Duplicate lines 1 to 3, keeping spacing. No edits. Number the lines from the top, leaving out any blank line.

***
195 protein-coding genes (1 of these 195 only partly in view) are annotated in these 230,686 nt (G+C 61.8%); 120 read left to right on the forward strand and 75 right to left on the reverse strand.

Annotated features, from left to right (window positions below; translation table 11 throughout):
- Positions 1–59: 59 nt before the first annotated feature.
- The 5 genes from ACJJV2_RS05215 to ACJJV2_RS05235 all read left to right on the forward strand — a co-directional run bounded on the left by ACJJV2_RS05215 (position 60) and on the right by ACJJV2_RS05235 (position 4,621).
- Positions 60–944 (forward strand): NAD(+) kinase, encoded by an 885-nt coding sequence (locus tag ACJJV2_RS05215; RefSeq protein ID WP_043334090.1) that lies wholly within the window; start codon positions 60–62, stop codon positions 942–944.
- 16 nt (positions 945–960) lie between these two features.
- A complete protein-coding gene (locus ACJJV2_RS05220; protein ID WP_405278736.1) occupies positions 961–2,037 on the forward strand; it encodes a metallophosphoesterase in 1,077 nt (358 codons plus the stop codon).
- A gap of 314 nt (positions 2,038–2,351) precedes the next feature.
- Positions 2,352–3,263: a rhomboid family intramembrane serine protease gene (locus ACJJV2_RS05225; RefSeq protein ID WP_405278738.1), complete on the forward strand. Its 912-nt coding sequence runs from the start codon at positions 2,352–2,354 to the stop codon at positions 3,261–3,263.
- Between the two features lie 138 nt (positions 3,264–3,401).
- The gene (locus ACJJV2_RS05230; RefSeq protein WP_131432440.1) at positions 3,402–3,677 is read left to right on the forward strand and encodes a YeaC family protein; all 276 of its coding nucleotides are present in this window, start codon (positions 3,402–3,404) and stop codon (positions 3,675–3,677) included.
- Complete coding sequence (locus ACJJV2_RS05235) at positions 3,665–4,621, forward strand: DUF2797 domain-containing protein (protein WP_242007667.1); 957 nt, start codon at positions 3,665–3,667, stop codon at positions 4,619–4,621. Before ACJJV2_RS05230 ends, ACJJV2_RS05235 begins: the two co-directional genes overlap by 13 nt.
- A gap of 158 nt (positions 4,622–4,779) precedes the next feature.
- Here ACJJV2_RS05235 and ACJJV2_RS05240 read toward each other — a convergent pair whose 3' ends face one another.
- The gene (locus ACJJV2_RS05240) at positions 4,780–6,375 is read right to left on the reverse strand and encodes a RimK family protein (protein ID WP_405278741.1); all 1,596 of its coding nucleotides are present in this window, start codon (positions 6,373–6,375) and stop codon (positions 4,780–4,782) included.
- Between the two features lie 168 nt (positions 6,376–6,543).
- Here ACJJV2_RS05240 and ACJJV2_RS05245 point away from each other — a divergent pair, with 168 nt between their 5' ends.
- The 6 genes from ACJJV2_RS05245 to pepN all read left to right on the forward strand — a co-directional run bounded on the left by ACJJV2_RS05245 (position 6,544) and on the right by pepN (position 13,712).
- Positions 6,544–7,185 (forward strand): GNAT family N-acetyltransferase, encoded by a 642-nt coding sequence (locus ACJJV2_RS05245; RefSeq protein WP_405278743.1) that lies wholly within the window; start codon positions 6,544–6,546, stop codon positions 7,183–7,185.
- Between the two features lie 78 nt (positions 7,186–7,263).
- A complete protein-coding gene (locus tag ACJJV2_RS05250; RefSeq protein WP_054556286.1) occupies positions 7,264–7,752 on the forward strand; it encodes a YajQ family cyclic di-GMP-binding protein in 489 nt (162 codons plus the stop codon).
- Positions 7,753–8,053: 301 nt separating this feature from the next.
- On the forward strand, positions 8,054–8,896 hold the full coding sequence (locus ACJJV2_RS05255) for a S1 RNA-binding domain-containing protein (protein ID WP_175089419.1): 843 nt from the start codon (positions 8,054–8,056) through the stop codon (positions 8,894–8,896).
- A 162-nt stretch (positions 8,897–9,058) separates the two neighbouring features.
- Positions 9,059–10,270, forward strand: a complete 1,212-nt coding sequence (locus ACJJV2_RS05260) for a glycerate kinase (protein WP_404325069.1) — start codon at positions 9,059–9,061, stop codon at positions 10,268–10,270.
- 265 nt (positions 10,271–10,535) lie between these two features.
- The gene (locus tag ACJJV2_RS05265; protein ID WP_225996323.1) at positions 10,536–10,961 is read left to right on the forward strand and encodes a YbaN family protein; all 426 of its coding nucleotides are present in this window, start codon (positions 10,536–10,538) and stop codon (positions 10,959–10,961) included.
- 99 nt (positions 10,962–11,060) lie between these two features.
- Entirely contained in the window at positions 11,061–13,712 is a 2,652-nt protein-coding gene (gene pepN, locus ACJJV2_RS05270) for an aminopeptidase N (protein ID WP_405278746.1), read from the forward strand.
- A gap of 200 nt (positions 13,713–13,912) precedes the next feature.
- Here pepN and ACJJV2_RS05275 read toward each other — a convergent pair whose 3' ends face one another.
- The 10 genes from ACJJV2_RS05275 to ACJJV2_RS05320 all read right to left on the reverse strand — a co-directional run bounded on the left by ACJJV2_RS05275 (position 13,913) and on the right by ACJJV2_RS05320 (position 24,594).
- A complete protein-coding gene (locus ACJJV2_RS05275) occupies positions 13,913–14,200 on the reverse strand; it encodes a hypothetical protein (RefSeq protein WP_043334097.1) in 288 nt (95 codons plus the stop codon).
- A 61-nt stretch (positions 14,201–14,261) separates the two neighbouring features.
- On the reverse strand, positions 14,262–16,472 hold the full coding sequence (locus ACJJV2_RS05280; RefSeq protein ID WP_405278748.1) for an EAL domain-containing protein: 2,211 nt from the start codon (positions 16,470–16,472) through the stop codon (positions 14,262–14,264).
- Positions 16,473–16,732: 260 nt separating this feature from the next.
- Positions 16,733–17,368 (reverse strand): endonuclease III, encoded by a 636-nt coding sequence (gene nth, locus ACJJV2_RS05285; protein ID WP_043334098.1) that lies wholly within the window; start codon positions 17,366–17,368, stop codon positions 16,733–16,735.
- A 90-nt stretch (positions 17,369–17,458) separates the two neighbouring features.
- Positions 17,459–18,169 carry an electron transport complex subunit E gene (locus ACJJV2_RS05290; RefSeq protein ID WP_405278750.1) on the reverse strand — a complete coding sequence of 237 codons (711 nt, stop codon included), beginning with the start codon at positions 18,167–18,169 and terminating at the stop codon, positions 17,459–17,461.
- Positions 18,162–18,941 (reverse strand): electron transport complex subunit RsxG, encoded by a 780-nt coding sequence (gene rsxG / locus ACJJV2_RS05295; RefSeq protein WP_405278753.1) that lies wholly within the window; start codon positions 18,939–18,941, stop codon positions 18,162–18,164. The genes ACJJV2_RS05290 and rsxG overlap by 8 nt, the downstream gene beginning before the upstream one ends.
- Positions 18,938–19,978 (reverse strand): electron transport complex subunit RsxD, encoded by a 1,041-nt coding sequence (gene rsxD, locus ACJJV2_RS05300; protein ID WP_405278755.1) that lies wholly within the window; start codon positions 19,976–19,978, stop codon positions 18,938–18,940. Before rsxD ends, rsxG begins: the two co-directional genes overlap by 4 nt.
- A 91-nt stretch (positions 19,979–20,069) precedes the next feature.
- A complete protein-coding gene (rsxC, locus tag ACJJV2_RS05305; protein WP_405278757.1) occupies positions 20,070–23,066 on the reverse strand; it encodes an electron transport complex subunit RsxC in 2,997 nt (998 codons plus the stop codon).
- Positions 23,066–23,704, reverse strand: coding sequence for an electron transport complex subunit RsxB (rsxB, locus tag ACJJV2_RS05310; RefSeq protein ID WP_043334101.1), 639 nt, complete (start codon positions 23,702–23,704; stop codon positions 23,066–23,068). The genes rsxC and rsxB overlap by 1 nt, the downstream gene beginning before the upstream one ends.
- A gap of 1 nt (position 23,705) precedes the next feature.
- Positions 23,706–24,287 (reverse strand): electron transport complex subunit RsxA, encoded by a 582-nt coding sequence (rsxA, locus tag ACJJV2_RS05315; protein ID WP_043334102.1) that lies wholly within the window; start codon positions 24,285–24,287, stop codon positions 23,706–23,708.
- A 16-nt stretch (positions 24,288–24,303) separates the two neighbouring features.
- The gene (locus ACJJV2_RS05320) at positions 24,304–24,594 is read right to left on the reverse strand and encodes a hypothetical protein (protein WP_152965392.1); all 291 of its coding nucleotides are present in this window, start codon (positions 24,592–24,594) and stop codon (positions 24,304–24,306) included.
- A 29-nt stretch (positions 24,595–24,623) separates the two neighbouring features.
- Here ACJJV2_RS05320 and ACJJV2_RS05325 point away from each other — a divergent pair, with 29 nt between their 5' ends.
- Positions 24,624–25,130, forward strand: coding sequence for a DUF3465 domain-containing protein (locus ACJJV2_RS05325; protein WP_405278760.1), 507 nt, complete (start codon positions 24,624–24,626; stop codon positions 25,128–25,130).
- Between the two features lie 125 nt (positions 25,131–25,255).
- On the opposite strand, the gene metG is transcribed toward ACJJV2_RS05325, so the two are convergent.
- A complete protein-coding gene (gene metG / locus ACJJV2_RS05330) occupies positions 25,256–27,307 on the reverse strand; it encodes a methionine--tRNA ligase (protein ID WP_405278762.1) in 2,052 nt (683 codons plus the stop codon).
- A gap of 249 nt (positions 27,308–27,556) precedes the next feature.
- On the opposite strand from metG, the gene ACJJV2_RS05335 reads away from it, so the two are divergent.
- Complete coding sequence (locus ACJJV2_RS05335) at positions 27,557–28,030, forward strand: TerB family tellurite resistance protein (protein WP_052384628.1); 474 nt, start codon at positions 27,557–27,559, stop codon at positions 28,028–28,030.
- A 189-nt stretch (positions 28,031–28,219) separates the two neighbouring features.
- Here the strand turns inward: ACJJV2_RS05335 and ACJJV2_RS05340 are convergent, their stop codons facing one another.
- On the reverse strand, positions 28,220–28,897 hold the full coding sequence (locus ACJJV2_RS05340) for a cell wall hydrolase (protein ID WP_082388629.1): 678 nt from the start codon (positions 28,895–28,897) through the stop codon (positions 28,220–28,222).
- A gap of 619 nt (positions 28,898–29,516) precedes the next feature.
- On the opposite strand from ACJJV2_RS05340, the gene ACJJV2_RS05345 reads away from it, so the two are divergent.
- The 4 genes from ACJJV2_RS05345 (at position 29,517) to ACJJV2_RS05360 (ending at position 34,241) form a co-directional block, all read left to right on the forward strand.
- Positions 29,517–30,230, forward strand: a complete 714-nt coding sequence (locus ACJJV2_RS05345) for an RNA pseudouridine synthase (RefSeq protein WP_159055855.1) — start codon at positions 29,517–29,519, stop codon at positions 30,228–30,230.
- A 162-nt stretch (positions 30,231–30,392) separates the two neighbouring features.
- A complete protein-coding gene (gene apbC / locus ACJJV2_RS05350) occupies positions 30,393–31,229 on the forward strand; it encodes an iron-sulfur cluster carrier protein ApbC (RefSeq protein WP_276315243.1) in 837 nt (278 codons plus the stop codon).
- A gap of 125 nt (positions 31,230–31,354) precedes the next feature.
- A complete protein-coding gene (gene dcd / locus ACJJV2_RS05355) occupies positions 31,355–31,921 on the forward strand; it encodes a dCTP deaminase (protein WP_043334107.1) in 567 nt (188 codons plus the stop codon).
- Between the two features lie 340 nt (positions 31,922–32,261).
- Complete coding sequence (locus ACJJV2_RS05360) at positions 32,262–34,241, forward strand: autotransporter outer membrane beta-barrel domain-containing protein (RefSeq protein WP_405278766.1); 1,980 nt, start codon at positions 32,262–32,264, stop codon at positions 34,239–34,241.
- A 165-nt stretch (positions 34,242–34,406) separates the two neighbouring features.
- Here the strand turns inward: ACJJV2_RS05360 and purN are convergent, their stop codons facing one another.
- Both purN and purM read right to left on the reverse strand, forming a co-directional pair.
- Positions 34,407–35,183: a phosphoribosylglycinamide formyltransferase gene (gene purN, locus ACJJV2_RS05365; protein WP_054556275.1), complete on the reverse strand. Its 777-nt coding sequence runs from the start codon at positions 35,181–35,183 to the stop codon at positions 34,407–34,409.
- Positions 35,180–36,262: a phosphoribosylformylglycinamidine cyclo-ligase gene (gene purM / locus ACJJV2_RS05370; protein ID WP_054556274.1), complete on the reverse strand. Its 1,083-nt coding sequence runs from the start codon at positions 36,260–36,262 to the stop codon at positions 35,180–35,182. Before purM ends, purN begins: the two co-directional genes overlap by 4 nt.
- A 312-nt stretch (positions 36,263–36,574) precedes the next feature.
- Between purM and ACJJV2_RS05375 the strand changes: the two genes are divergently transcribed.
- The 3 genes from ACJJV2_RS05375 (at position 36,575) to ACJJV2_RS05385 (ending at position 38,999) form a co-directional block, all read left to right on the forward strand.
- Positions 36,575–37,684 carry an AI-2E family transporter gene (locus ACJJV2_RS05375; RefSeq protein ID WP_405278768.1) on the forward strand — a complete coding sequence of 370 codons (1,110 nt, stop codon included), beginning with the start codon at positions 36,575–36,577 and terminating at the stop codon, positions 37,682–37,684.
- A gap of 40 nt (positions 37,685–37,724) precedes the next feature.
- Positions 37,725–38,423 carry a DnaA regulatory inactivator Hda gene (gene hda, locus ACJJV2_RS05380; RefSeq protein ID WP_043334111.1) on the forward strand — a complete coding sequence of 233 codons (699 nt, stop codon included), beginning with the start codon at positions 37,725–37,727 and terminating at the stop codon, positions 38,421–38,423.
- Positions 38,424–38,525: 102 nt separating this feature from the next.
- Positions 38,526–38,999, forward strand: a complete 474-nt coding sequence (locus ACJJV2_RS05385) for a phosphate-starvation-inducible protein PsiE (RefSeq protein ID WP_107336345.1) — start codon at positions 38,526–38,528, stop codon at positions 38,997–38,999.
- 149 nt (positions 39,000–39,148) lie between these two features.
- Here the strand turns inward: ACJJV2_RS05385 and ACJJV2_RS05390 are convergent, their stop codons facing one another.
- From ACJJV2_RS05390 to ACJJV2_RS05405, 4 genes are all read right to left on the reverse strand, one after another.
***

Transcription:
195 protein-coding genes (1 of these 195 only partly in view) are annotated in these 230,686 nt (G+C 61.8%); 120 read left to right on the forward strand and 75 right to left on the reverse strand.

Annotated features, from left to right (window positions below; translation table 11 throughout):
- Positions 1–59: 59 nt before the first annotated feature.